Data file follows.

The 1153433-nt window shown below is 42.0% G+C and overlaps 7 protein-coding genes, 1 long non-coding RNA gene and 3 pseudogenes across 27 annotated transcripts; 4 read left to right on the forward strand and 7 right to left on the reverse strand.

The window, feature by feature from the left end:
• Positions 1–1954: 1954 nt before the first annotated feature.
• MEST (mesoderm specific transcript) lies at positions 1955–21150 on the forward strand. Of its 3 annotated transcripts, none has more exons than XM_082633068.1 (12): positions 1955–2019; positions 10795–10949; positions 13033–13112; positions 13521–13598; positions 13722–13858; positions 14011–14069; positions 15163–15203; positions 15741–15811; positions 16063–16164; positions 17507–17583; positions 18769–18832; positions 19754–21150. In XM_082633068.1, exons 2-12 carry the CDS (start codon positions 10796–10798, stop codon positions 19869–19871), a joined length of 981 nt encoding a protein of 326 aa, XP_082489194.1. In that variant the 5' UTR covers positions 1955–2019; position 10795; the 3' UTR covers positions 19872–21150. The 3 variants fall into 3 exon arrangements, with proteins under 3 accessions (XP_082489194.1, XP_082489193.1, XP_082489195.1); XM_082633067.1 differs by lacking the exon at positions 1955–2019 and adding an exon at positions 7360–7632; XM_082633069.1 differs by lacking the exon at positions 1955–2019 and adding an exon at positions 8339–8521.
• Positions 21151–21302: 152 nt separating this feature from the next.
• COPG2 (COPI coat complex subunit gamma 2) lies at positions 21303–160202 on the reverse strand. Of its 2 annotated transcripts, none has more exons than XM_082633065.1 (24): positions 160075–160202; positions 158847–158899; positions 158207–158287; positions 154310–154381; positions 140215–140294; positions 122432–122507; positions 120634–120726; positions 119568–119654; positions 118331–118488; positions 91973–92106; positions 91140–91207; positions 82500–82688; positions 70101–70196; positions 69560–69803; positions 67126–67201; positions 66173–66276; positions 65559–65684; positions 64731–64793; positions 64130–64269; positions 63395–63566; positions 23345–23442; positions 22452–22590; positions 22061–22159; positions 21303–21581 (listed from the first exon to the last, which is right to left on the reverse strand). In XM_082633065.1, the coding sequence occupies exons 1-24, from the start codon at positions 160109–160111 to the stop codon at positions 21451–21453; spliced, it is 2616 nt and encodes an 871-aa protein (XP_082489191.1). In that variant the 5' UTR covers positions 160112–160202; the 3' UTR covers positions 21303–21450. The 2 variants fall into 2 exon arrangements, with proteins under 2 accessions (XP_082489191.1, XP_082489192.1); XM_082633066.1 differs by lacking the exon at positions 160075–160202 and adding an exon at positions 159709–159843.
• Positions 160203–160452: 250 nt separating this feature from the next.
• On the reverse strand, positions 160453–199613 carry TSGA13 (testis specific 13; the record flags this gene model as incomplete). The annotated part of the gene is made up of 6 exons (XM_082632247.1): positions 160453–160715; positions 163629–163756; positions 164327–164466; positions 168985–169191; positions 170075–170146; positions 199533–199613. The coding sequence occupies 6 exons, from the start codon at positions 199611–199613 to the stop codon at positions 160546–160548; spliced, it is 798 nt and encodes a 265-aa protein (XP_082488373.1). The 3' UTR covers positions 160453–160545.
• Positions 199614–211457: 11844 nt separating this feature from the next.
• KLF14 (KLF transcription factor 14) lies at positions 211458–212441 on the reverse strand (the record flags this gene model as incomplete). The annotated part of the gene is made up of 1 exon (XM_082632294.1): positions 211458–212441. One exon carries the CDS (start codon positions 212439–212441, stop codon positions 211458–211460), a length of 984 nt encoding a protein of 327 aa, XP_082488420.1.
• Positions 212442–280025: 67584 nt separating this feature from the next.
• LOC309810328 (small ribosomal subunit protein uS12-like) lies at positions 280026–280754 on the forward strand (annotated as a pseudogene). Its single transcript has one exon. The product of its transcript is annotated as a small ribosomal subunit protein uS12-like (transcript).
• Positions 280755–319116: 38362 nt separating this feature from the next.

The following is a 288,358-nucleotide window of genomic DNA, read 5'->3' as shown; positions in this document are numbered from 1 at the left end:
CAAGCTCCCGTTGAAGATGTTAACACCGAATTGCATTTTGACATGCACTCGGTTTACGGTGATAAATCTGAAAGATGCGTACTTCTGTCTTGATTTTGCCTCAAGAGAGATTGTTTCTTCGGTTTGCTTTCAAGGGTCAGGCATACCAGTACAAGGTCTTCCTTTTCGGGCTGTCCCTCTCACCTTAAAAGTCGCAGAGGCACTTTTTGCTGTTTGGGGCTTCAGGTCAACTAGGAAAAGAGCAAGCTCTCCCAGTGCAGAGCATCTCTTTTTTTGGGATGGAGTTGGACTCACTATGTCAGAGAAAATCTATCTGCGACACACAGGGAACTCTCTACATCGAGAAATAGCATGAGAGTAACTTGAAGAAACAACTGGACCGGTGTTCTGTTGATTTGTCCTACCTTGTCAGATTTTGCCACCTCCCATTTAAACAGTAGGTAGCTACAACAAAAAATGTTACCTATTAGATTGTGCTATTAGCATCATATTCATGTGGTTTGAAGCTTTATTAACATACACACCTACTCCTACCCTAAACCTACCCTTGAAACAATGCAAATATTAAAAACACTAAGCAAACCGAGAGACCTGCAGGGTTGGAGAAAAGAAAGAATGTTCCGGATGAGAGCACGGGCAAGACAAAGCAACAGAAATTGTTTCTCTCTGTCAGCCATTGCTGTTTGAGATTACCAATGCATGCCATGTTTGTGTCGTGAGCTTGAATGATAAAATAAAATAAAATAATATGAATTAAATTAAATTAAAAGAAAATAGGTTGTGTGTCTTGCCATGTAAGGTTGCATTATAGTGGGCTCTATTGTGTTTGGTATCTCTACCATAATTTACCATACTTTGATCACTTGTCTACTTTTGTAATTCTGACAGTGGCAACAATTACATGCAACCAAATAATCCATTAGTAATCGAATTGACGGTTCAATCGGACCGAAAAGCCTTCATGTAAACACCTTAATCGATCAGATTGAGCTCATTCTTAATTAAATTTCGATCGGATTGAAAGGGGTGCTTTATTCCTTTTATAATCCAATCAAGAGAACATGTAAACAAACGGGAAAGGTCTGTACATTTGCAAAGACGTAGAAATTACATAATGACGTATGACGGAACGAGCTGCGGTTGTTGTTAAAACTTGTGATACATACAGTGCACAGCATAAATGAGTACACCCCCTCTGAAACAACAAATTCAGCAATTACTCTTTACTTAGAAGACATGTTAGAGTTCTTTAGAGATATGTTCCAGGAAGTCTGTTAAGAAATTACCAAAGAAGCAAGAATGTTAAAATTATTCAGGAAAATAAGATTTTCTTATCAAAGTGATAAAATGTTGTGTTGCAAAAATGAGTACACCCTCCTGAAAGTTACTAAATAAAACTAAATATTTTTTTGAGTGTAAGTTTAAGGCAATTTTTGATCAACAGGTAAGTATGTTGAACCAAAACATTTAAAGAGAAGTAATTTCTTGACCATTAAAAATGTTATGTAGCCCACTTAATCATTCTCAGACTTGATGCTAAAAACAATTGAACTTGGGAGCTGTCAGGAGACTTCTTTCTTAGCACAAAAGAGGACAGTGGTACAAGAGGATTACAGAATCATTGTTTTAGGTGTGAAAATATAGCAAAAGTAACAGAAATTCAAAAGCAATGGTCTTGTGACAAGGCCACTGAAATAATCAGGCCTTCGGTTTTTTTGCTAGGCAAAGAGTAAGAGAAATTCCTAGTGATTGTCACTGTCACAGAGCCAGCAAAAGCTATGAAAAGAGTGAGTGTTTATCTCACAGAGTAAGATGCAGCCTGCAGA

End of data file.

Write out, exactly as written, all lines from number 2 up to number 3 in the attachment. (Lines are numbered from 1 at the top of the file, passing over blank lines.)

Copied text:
The window, feature by feature from the left end:
• Positions 1–1954: 1954 nt before the first annotated feature.